Sucker Punch (2011)

After an assassination attempt on her abusive step-father goes ambiguously wrong, Emily Browning’s pouty schoolgirl is carted off to Lennox House for the Mentally Insane for a swift lobotomy. With his inheretence resting on the death of his late wife’s two children, he balks at the absence of a qualified physician but nevertheless agrees to wait five days for his apparent fortune. Instructed by Dr. Vera Gorski (Carla Gugino) to dance for the good of her show, our hero is randomly transported to an oriental monestary where she is given a mission, a list of items and a katana, and required to slow-motion back-flip in order to take out a series of hulking computer graphics. Knowing that she must dance for the five objects on the list, the newly monikered Baby Doll recruits four friendly inmates (Abbie Cornish, Jena Malone, Venessa Hudgens and Jamie Chung) and imagines that she is stabbing dragons, demon Nazis and glass robots for apparently no reason whatsoever.

I forgive you for being enticed by the stylish and action-packed trailer, I was right there with you. It made the film look sleek, layered and, above all, coherent. A squad of asylum inmates escape into an alternate reality, Alice in Wonderland style, and must fight an array of fantastic monsters for a series of items that will lead to their freedom in the real world, sound about right? Turns out, however, that these items were little more than a map from the next room, a lighter from a visiting suit’s pocket, a kitchen knife from their workplace, a key from around their orderly’s neck and a not-so-mysterious “sacrifice”. Not a steampunked zombie Nazi in sight.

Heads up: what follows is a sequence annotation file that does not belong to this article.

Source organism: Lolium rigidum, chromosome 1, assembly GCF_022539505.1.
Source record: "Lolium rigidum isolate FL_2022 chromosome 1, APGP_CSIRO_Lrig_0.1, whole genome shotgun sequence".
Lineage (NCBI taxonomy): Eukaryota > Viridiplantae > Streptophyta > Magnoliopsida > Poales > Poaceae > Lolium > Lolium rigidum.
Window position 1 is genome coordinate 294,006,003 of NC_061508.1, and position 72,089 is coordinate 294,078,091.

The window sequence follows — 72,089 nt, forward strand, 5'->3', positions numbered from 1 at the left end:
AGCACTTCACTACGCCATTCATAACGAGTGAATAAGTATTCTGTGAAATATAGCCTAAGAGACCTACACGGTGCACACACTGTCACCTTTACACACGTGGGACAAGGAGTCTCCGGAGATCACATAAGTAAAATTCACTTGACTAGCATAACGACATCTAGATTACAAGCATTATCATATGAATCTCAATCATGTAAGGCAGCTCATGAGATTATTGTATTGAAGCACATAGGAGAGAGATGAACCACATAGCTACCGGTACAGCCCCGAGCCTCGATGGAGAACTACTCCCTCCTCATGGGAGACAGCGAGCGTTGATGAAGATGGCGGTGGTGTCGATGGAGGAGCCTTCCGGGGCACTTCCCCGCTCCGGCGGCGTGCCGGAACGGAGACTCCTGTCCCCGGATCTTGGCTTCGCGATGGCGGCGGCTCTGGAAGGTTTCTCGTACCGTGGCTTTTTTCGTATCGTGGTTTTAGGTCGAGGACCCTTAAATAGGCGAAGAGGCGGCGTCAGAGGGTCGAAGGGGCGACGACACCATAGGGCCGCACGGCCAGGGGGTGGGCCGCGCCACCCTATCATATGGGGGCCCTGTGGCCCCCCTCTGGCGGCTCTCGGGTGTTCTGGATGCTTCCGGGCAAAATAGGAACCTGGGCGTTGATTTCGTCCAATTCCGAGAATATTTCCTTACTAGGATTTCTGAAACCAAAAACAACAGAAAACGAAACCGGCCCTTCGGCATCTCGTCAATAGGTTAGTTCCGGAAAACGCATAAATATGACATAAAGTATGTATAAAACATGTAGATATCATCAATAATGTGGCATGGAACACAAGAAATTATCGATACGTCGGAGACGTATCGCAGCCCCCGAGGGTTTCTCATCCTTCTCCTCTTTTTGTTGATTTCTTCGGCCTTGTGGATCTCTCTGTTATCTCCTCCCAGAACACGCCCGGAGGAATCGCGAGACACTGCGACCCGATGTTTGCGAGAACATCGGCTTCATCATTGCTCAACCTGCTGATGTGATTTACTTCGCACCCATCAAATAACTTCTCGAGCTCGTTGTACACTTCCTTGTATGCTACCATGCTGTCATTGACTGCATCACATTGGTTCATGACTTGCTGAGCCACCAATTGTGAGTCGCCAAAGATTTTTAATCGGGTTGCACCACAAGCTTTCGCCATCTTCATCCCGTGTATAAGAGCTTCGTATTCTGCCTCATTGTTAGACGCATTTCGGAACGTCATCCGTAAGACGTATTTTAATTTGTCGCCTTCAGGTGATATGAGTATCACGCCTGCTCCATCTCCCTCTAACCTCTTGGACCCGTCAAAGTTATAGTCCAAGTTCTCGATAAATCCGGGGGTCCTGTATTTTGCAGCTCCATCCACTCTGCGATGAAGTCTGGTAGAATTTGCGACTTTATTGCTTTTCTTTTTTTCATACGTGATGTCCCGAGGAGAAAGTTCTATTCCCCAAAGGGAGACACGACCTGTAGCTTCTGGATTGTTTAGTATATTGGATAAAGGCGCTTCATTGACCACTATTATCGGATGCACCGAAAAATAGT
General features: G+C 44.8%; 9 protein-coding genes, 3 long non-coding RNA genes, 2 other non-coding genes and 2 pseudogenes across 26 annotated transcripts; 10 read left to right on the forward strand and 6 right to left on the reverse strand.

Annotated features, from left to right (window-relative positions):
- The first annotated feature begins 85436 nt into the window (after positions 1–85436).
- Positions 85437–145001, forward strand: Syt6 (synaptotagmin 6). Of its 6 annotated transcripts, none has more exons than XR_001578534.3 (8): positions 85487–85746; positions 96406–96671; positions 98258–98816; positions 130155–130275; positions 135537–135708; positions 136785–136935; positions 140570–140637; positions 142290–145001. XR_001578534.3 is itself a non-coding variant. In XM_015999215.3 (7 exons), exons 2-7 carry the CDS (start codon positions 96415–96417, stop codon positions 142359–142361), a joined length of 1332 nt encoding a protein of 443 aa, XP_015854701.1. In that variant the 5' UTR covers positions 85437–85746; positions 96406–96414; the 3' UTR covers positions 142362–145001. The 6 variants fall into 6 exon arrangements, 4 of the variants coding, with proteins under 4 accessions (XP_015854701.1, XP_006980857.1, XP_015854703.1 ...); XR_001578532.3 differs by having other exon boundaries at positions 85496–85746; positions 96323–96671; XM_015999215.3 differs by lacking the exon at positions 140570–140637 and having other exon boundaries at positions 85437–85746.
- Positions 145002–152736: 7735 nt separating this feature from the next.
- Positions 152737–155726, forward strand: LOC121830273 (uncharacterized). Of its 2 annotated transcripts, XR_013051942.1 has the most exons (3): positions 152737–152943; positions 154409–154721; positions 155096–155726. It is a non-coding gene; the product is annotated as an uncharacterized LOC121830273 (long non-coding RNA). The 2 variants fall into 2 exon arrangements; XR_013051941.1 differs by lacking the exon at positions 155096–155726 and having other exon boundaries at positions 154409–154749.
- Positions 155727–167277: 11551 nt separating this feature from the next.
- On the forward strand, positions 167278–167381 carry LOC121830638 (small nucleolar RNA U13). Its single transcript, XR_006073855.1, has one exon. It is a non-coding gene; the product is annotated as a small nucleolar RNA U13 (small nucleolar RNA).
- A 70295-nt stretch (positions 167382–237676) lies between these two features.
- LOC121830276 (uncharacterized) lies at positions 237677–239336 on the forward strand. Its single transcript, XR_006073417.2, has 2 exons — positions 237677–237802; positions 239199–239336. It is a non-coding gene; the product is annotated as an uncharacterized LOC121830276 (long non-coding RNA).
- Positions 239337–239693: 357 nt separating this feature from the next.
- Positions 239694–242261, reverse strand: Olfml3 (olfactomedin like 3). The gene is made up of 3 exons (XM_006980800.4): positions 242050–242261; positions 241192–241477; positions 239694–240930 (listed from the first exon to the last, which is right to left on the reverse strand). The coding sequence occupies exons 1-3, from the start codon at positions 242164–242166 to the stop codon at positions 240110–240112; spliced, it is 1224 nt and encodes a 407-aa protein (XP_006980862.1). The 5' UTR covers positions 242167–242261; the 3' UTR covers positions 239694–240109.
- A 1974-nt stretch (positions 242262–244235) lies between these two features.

These dances then are simply a distraction, allowing for one of the other girls to pocket a trinket. Rather than see Baby Doll thrive about in a dreary dance studio, however, Snyder uses his creative licence to have Baby Doll thrive about in a series of ever so slightly more stimulating environments – seriously, what might have looked spectacular on YouTube looks ropey as Hell on the big screen. With the other girls busy watching or committing petty theft, it appears that the friendships built up on the battlefield are mere two dimensional figments of Baby Doll’s imagination. With Sweet Pea standing in the same room as the building schematics when the first dance/fight/Zack Snyder’s wet dream begins, the audience is forced to sit through an over edited and boringly repetitive flash of lights when all that is really happening is that a piece of paper is being removed from the wall. Riveting.

Aside from the despondency induced by barely legible action and gratuitous slow-motion, there appears to be little on offer except the bonkers sexual politics of an absolute madman. Rated 12A, it is genuinely shocking that Snyder’s explosion in the pixel factory was allowed to contain scenes of rape, grievous cranial harm and point-blank murder. I say contains – it’s true that such acts of violence occur offscreen – but the intent to harm is about as subtle as Brian Blessed.

Sucker Punch, then, is a snoringly dull succession of slow-motion gyrations that boasts all the maturity of a PVC whoopee-cushion. Handling it’s more adult content with exactly zero respect, the film gives as little thought to its dubious subtext as it does to its characters’ real names. Avoid.

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About popcornaddiction
I am a psychology graduate, a News Writer for HeyUGuys/BestforFilm and, most importantly, a hopeless popcorn addict.

3 Responses to Sucker Punch (2011)

  1. Nostra says:

    Completely agree with you on that. It was such a disappointing film. Only heard about what kind of action scenes were in it (didn’t even watch a trailer) and based on that I decided it would be worth watching. How wrong I was. The whole thing felt like an adult version of a Dora the Explorer cartoon.

  2. Pingback: April 2011 – Pickled for posterity. « popcornaddict

  3. Pingback: Fails of the Year – 2011 « popcornaddict

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